Economic outlook good for Nunavut and Yukon, but not NWT

12 July 2019

(Yellowknife, NT – July 12, 2019) The Conference Board of Canada has released its annual economic forecast for Canada’s northern territories. Territorial Outlook Economic Forecast (Summer 2019) reveals that Nunavut and Yukon will see significant economic growth due to their growing mining industries, while the Northwest Territories economy will suffer as its industry continues to mature and mines close. The summary of the report’s conclusions are in the Backgrounder, attached.

The mining industry’s health in each of the territories is closely linked to the health of mineral exploration, which is required to find new mines to sustain and grow the northern economies. Mineral exploration in Yukon and Nunavut has strongly outpaced exploration investment in the NWT, which has stalled for the last twelve years (see chart below).

According to Chamber of Mines President, Gary Vivian, “Nunavut has seen significant exploration over the past 12 years, and consequently a rebirth of its mining industry. Mining is now on an encouraging growth path, providing significant benefits to Nunavut and Canada. In the NWT, however, lacklustre exploration investment continues to be insufficient to sustain our industry. It’s clearly linked to actions within the territory and not to geology or markets. We continue to press governments to improve investor confidence to attract more investment. The very high mineral potential can support generations of mines, but they very much need to improve land access, improve the regulatory environment, and address costs. What’s most disappointing is that this is old news, and despite our efforts to get changes made, the economic forecast for the NWT continues to be poor.”

For highlights of the report, and for the Chamber’s recommendations for actions to improve investment, see attached Backgrounder. For more information on the NWT and Nunavut mining industries, please visit the Chamber of Mines website at or contact Tom Hoefer, Executive Director at Tel: 867-873-5281 or email:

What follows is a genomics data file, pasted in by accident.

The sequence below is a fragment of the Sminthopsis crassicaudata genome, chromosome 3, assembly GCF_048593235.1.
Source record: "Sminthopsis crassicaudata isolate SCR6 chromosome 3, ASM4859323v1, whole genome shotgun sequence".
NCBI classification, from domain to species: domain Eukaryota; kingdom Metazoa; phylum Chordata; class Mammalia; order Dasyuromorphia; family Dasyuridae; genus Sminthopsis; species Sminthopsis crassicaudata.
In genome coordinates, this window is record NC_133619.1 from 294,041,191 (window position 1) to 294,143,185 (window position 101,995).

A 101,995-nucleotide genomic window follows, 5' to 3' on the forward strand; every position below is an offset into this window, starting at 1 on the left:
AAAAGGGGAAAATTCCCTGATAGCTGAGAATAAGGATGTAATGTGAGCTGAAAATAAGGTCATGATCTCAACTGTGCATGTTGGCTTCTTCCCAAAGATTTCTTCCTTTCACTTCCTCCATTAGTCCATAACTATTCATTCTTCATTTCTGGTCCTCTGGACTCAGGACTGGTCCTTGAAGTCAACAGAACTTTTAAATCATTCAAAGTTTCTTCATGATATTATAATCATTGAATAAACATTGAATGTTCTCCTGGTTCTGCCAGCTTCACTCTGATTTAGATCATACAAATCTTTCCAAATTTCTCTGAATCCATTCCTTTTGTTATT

Findings from the Territorial Outlook Economic Forecast (Summer 2019) report

Nunavut – mining sector in good shape

  • Nunavut’s economy will grow at a solid pace over the near and medium terms thanks to strength in the mining sector.
  • The outlook for gold mining is optimistic, as prices remain at recent highs.
  • Nunavut’s population profile is different from what we see in other parts of the country. Fertility rates are high and labour force growth will be solid, but the unemployment rate will remain sharply higher than in Yukon or the Northwest Territories.
  • Most of the new jobs created in Nunavut’s mining industry will go to non-residents, as companies must bring in workers from other parts of Canada due to the shortage of specific mining skills in the resident population.

Northwest Territories – challenging times

  • Economic growth will be modest in the near term, hovering in the 2.0 per cent range, but will subsequently ease sharply over the long term due primarily to weaker investment in the mining sector.
  • Diamond production has reached its peak and will decline in the next decade. However, two new metal mines will open, offsetting some, but not all, of the losses in the mining sector.
  • More tepid growth in mining will have repercussions on the other areas of the economy, notably construction activity.
  • Weaker economic growth will encourage more workers to exit the territory, leaving a smaller working-age population to cover the costs that come with growth in the number of seniors.
  • The only sector of the economy that will record employment growth is non-commercial services, which includes the health care sector.

Yukon – weaker growth this year, but rebound expected in 2020

  • Economic growth in Yukon will slow this year but then rebound in 2020.
  • New mines coming online will drive growth in 2020.
  • The unemployment rate will remain well below 4.0 per cent over the next several years, and labour shortages will become a problem.
  • Wages will grow at an average annual pace of 3.0 per cent between now and 2025, much faster than inflation.
  • Yukoners are older than their Northern neighbours, and domestic migration will account for most of the population growth over the forecast.

The Territorial Outlook provides the economic and fiscal outlook for each of Canada’s three Northern territories, including output by industry, labour markets, and demographics.